Sunday, January 24, 2016

Mike Misuraca, Higher Level - 21

Read the February 2015 interview: Mike Misuraca, Phone Calls

Mike Misuraca pitched a complete game for his AAA Salt Lake Buzz in July 1994, picking up the win, according to The Deseret News.

The pitcher did so in just his second start at that level, having just gotten moved up from AA Nashville, The News wrote.

"I would have to rate it up there as one of my best performances of the year," Misuraca told The News. "If feels good to pitch well at a higher level and it was the first time I've pitched all nine (innings) this year."

It took him about three more years to get there, but Misuraca eventually pitched at the highest level, the major leagues. He picked up five relief outings for the Brewers in 1997, in his ninth season as a pro.

Misuraca's career began in 1988, signed by the Twins as an undrafted free agent out of Orange Coast College and Glendora High School in California.

Misuraca started with the Twins in 1989, playing between rookie Elizabethton and single-A Kenosha. He went 11-8 in 22 starts between them.

He returned to Kenosha for 1990. He then moved to high-A Visalia in 1991, going 7-9, with a 4.27 ERA that year.

Misuraca made AA Nashville in 1993, going 8-4, with a 3.63 ERA. He threw a shutout that May, giving up just six hits.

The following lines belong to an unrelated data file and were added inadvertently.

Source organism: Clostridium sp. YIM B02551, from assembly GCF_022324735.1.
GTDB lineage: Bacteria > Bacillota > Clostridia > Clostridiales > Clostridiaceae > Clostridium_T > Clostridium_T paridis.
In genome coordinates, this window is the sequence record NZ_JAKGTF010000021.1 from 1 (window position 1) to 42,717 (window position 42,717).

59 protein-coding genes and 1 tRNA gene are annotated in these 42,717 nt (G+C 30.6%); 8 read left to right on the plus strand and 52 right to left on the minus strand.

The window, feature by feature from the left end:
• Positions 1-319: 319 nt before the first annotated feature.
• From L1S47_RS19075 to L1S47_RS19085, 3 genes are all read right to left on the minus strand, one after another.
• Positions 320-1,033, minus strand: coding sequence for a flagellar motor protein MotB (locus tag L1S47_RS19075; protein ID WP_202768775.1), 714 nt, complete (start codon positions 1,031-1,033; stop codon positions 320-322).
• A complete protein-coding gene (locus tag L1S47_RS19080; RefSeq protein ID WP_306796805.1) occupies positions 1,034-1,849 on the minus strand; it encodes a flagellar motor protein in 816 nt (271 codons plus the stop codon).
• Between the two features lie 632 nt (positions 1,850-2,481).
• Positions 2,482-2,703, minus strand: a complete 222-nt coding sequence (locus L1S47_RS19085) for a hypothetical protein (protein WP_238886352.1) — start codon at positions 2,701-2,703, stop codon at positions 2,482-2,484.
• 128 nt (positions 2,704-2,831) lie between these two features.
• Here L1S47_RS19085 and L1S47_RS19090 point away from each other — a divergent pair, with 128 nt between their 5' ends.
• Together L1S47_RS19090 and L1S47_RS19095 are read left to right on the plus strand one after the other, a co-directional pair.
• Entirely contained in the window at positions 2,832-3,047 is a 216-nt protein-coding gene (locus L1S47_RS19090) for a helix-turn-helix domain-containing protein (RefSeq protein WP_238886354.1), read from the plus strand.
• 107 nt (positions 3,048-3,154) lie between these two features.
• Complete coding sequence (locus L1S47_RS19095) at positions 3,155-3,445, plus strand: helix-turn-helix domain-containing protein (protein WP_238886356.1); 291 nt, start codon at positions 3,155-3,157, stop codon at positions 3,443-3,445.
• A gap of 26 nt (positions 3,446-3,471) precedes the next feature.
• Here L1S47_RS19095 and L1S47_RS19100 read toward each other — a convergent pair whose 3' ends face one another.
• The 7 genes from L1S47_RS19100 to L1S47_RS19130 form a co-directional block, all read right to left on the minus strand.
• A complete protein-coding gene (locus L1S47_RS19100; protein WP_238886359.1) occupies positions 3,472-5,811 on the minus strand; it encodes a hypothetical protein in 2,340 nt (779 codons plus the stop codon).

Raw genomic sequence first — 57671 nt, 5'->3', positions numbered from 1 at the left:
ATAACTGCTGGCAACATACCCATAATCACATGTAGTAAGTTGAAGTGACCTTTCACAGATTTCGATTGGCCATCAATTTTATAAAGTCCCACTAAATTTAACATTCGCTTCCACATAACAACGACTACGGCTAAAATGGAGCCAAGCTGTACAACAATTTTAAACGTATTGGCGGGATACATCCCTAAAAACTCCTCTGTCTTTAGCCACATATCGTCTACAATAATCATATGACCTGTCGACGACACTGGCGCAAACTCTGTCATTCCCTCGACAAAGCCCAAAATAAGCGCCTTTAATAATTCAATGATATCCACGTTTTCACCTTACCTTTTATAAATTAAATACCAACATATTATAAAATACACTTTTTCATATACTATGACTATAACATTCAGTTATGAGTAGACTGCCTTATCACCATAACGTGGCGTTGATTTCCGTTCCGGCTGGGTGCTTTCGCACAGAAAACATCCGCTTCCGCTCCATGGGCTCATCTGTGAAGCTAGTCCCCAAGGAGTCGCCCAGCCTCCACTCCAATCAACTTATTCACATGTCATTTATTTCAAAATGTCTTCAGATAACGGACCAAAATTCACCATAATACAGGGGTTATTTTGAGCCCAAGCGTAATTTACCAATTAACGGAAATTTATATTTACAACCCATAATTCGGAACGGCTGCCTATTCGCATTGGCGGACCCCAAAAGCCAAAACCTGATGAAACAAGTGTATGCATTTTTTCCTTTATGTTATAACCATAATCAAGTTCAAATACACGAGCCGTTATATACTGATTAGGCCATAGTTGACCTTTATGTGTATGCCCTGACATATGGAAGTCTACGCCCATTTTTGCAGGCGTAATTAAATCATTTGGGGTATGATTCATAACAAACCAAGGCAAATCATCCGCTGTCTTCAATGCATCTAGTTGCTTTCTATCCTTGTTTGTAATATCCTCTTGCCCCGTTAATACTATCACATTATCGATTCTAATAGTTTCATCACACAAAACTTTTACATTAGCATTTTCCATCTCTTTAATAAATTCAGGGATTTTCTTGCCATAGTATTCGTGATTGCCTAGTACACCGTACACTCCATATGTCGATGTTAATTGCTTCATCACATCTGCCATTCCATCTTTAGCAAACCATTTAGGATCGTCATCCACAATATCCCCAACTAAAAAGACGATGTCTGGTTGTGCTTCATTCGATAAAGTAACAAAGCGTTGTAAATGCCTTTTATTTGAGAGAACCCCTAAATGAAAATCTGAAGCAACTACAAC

But Misuraca also battled a shoulder problem at Nashville, according to The Los Angeles Times. He tried to work through it himself, but it ended in surgery. Despite that, he made it back to the field for 1994. He also made it to AAA.

"We were very surprised to see him ready as quickly as he was," Nashville pitching coach Rick Anderson told The Times. "It was like he didn't miss a beat from when he was healthy last year."

Masuraca returned to Salt Lake for all of 1995. He then moved to the Brewers system and AAA New Orleans in mid-1996.

For 1997, he returned to the Brewers and AAA to start the year. Then, in July, he got his call to Milwaukee.

He debuted July 27 at Detroit. In 1.1 innings, he gave up one earned. Over his fourth and fifth outings, though, he gave up a total of 11 earned in five innings of work, marking the extent of his major league career. His playing career also ended with year's end.

Misuraca went on to stay in the game as a scout, most recently serving as a scouting supervisor for the Reds.

Read the February 2015 interview: Mike Misuraca, Phone Calls

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